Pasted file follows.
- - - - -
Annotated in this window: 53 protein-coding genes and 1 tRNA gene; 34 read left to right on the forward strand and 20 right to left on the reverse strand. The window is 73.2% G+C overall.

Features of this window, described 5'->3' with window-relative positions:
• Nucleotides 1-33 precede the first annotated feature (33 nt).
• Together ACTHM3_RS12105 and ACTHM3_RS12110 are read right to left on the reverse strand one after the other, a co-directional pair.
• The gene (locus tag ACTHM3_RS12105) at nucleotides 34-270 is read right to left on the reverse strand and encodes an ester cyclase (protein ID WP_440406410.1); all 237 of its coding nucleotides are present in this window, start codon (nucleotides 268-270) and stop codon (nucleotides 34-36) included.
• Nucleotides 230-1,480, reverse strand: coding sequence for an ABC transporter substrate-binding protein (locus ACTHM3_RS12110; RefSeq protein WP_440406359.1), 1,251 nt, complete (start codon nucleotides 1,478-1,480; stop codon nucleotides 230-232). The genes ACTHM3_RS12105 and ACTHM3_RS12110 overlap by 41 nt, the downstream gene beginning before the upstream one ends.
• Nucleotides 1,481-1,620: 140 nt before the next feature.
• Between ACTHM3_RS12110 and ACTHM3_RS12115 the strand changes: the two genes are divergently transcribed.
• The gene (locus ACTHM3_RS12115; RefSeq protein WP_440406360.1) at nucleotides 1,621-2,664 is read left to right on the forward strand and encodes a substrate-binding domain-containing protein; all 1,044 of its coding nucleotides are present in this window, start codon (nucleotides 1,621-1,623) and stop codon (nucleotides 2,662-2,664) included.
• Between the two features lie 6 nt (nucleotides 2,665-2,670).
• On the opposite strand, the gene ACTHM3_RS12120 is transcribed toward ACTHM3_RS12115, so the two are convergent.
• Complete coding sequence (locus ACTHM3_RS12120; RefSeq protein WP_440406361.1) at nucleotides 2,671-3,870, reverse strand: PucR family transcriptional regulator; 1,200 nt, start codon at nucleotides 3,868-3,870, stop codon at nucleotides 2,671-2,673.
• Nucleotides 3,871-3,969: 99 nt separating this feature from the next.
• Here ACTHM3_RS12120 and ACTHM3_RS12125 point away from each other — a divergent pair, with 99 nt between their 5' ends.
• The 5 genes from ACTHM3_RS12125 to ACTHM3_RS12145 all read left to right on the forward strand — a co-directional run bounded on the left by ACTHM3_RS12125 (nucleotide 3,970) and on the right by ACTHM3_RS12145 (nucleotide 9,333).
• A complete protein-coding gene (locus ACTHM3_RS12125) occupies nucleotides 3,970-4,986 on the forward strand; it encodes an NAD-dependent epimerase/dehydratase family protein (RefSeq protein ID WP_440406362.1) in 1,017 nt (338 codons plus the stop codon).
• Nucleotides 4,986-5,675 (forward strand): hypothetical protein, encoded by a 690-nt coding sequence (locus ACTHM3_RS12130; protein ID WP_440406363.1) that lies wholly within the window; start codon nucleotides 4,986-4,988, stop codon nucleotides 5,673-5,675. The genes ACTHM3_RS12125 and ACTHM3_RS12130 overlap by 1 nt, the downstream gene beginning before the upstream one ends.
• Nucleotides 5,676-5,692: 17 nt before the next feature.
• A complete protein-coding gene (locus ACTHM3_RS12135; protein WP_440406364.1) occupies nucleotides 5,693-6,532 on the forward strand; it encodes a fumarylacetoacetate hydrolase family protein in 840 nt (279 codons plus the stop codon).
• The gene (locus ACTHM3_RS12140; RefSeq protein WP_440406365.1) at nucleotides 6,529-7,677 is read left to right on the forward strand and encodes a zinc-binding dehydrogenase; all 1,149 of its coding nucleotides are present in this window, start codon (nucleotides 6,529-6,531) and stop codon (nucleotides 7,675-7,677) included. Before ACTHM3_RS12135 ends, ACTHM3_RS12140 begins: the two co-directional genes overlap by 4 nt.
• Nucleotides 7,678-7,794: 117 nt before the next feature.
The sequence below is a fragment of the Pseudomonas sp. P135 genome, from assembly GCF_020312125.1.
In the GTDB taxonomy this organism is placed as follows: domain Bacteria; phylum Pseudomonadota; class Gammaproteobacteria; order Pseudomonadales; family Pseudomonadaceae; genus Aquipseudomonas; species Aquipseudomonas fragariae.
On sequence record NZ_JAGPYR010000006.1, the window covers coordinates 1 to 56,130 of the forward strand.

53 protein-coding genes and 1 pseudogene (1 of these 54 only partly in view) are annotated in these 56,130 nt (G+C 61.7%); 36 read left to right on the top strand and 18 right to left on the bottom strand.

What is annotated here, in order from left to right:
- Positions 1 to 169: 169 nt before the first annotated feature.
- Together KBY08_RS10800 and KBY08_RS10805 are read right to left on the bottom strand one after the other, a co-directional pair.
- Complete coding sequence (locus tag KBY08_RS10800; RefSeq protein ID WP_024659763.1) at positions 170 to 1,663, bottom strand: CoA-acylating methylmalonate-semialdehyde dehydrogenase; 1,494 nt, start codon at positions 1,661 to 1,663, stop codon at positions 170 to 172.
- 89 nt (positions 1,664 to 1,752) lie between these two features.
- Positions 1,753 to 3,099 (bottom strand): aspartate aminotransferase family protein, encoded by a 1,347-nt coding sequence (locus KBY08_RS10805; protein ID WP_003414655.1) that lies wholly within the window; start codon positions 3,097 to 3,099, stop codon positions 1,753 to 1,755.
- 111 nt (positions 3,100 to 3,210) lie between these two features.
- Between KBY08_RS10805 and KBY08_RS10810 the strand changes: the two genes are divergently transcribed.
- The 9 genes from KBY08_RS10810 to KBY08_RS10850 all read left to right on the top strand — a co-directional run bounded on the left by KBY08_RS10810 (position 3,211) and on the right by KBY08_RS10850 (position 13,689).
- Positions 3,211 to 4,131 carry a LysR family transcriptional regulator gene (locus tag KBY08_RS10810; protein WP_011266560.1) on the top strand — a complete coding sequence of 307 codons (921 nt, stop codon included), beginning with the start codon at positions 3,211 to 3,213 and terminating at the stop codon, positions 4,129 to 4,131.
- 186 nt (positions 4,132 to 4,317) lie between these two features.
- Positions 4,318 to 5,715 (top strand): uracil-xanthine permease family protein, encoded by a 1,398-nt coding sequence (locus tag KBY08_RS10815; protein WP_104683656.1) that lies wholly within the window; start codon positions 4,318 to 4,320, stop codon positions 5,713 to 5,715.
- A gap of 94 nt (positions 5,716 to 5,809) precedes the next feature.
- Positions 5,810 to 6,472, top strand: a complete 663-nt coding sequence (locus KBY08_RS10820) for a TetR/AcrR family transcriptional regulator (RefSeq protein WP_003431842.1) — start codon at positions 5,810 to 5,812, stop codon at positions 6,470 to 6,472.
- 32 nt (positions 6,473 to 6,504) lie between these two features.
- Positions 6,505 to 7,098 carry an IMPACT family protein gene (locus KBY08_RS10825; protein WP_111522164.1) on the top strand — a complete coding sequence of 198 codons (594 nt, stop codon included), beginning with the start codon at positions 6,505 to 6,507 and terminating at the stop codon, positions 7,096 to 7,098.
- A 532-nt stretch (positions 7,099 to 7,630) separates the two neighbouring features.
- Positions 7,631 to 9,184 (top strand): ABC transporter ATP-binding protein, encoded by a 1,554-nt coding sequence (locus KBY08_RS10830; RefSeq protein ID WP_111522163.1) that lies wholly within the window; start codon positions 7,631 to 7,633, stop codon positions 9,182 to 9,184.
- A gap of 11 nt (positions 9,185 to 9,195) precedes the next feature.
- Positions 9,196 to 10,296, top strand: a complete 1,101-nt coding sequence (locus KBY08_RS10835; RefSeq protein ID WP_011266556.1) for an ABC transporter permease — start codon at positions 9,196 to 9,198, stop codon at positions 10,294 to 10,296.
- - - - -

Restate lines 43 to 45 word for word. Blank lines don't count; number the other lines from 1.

- Positions 7,631 to 9,184 (top strand): ABC transporter ATP-binding protein, encoded by a 1,554-nt coding sequence (locus KBY08_RS10830; RefSeq protein ID WP_111522163.1) that lies wholly within the window; start codon positions 7,631 to 7,633, stop codon positions 9,182 to 9,184.
- A gap of 11 nt (positions 9,185 to 9,195) precedes the next feature.
- Positions 9,196 to 10,296, top strand: a complete 1,101-nt coding sequence (locus KBY08_RS10835; RefSeq protein ID WP_011266556.1) for an ABC transporter permease — start codon at positions 9,196 to 9,198, stop codon at positions 10,294 to 10,296.